kinda finished this one. I got 60k words out for the beginning and part of the middle, and then a basic outline to the end. It’s absolutely a Draft 0 and I’m counting it… Kinda. My excuse for this one is that I followed a whim to drop everything and re-work book 1, AKA SAY, WOLF. In September, I sent the book to a wonderful editor (K.K. Fox) for a developmental edit after letting it sit for a year not quite in a trunk but just about. With KK’s guidance, I re-structured the book, queried it mid-October, and had three offers of rep by November. I signed with Kerry D’Agostino, sent her a wolf-themed thank you card, and now we’re off to the races on line edits, hoping to go on sub with the manuscript in the new year. So there. Sorry Wheelchair Cowboy—I’m coming back to you in 2020!

2. Finish and submit 5 new pieces.

Great success! My five pieces of 2019 were “The Coma” (story forthcoming from Natural Bridge winter 2020), “Probationary Girlfriend” (story currently on sub and racking up close calls and personalized rejections), “Taming Wild Animals” (essay to be re-worked in 2020), “Kitten” (published and available now on Pidgeonholes!), and “Save St. Mark’s” (essay dear to my heart that I will be subbing hard in 2020.)

3. Receive more than 100 rejections.

Yeah, I blew past this goal a little harder than I wanted to. I won’t tell you how many rejections I received this year… just know that it was well above 100. That’s why I’m going to work on lowering my rejection ratio in 2020 by learning some goddamn patience and waiting longer between “finishing” and submitting.

4. Submit to 3 contests or grants.

Lol at grants. Not sure what I meant with that. But I did submit to five contests this year and my story “Woman Hollering” made it to the top ten round of Colorado Review’s Nelligan Prize for Short Fiction. Ten out of 1,400 stories! That was huge and really gave me a boost when I needed it mid-year. That story has since been accepted for publication and will be forthcoming from Puerto del Sol in August 2020.

5. Submit 3 guest blogs or craft essays on writing.

This was a new one for me that I just wanted to try out. And it was great! I had two pieces accepted (1—“Three Secrets to Create the Writing Life You Want,” published with Cleaver Magazine, and 2—“Knowing When to Fly: Leaving a Critique Group,” published on Jane Friedman’s blog which was a dream come true for me) and I pitched three other ideas that have not yet been picked up. Maybe I’ll try them again for giggles in 2020.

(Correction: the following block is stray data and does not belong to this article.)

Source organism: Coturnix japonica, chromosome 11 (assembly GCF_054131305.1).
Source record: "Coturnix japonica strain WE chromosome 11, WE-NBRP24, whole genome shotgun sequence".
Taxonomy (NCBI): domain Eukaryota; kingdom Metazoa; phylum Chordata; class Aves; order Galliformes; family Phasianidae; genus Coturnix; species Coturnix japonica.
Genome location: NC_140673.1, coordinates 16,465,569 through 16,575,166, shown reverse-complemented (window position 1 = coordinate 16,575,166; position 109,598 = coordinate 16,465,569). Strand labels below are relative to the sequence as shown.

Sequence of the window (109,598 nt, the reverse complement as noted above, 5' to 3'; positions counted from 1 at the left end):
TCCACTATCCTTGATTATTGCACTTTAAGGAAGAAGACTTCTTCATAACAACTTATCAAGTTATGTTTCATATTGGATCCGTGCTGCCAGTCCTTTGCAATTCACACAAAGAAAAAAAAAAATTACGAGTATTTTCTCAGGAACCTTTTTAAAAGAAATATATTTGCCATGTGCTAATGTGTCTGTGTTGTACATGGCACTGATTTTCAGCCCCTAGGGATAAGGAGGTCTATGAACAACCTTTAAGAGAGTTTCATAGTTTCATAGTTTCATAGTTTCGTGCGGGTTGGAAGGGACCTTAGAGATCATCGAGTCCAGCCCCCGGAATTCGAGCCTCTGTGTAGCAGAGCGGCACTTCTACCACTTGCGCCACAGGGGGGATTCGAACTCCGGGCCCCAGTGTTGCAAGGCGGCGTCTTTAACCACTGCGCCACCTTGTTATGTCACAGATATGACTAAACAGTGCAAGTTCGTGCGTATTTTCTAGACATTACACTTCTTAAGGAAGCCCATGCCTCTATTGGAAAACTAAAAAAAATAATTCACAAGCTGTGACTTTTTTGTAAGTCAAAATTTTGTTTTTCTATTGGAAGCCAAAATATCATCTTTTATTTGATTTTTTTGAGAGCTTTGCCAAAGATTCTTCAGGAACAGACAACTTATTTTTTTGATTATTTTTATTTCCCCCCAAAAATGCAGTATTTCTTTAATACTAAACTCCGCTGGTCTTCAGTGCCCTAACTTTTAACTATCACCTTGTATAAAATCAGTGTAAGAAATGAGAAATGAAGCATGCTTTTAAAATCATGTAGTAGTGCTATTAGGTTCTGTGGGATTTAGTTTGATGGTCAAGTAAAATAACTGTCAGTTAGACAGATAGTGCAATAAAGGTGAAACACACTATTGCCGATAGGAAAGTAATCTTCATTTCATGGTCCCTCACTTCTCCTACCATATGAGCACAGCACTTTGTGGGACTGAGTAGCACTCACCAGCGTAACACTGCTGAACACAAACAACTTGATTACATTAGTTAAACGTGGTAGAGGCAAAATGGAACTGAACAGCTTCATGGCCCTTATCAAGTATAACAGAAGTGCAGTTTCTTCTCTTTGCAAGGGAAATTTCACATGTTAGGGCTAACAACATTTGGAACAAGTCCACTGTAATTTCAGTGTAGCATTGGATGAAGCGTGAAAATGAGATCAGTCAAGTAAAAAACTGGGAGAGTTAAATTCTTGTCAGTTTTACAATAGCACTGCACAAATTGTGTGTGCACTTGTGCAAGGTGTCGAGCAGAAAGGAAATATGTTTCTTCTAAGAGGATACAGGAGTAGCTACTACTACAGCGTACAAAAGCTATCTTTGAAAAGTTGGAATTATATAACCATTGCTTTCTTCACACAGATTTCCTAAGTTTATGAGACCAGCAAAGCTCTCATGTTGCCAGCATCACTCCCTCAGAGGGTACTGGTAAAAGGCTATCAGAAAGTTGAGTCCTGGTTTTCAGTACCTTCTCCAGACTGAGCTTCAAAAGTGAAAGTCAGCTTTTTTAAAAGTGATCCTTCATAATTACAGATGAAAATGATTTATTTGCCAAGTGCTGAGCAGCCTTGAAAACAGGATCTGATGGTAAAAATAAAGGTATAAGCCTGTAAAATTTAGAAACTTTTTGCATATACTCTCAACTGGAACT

6. Complete a year of Lit Mag League and Draft Chat leadership with The Porch.

I have LOVED working with the Porch. Katie and Susannah are two wonderful people that have done SO MUCH for Nashville’s writing community. I am honored that I get to be a part of it with them. I will be stepping back from LML and Draft Chats this next year to make more room in my life for new opportunities but I’ll still be hot n’ heavy with The Porch in 2020 and loving every minute.

So what’s in store for 2020?

Short, simple, and easy. Production, mindfulness, and going easy on myself as I move into this decade much older, much wiser, and ever ready to rock.

What will your 2020 look like?

Resisting the School of Should

Dear You,

When we first decided to move to Nashville and were making all these big plans about how we would do it and dreaming all these big dreams about what we would do once we did do it, I had this back of the mind idea that maybe I would become a winter person here. The kind of person who revels in layering on sweater after sweater and scarves and all the hats and who would even be willing to go for a nice leisurely walk in this crisp, cool winter of my dreams.

It made sense; I would be in a city with nearby mountains, a geographic area where four seasons do indeed exist (or so I was told), and besides, Tennessee was just more north than Texas so surely there would be the kind of winter that came with snow and snow boots and general life lived during snowy weather. (A white Christmas, maybe? Just this once?) And I, having been transplanted to the middle of it, would somehow become a person who wouldn’t just live in it but look forward to it.

We are in day three of snow on the ground (patches of snow, but snow) and we are both just a little miserable. Oh, it was wonderful waking up Friday morning and watching the snow come down, sure. It was even a little fun when I thought I might get to walk in the snow to the nearest library branch for work (the branch closed and I still ended up driving.) But the heater has since broken and we have been wearing the same fleece-lined pants and socks for the past week and I’ve done as the song says and gone country wearing my old work boots over my jeans because it’s too cold to cover my feet any other way.

The best part is that the winter here is no worse or even different than the winters I had in Texas — it just seems like it should be. The other best part is that Christmas was a perfectly sunny seventy degree day and I loved it because I always have been and always will be a hot weather sun person. Please just let me sweat right now, I beg you.